This transformation will free us from the clutches of the material world. As a result, we will discover our real nature as pure consciousness and experience perfect freedom and bliss. Sri Ramakrishna would compare such spiritual ecstasy to the joy a fish feels— after being taken out of water— is again put in the water. Sadhana or spiritual practice is the ultimate endeavour one puts on with full awareness to reach the ultimate spiritual excellence.
The importance of spiritual practice
All the scriptures including the Upanishads emphasise the necessity of spiritual practices in our life. When Yajnavalkya offers his wealth to his wife Maitreyi, she does not accept saying one would not become immortal through all the wealth in the world. The Upanishadic sages have realized that the attainment of immortality is possible only through spiritual practices with intense renunciation. A sage wonders in another context: “Being in this very body we have somehow known that (Brahman). If not, (I should have been) ignorant, (and) great destruction (would have taken place). Those who know It become immortal, while others attain misery alone.” xiii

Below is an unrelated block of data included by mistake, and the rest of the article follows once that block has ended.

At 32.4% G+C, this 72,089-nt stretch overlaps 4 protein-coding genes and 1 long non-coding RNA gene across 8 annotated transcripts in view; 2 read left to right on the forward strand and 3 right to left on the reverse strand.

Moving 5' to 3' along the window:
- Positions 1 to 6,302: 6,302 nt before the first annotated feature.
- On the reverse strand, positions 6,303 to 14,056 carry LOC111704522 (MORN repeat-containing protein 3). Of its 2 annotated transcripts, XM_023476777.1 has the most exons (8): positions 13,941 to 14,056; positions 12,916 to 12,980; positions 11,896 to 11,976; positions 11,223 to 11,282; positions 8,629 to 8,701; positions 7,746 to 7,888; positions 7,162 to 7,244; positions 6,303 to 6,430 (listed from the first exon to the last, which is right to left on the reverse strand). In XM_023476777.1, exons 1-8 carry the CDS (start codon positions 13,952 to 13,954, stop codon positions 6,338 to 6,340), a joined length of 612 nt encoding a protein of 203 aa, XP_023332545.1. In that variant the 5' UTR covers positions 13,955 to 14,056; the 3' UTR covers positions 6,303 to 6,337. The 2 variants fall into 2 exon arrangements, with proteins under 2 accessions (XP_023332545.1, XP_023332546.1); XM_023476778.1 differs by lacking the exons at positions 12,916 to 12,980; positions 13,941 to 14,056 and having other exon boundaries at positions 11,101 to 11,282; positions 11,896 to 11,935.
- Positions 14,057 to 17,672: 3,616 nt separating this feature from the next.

An interesting episode highlights the significance of knowledge of Atman. Narada, a divine sage, who is learned in almost all branches of secular and Vedic knowledge, approaches the sage Santkumara with a distressed mind. He requests his teacher: “O venerable sir, such as I am, I merely know the subjects textually. But I am not a knower of the Self… O venerable sir, please take me beyond sorrow.” xiv In Kathopanishad, we hear the clarion call of a realised sage to the whole of humanity: “Arise, awake, and learn by approaching the excellent ones. The wise ones describe that path to be as impassable as a razor’s edge, which when sharpened, is difficult to tread on.” xv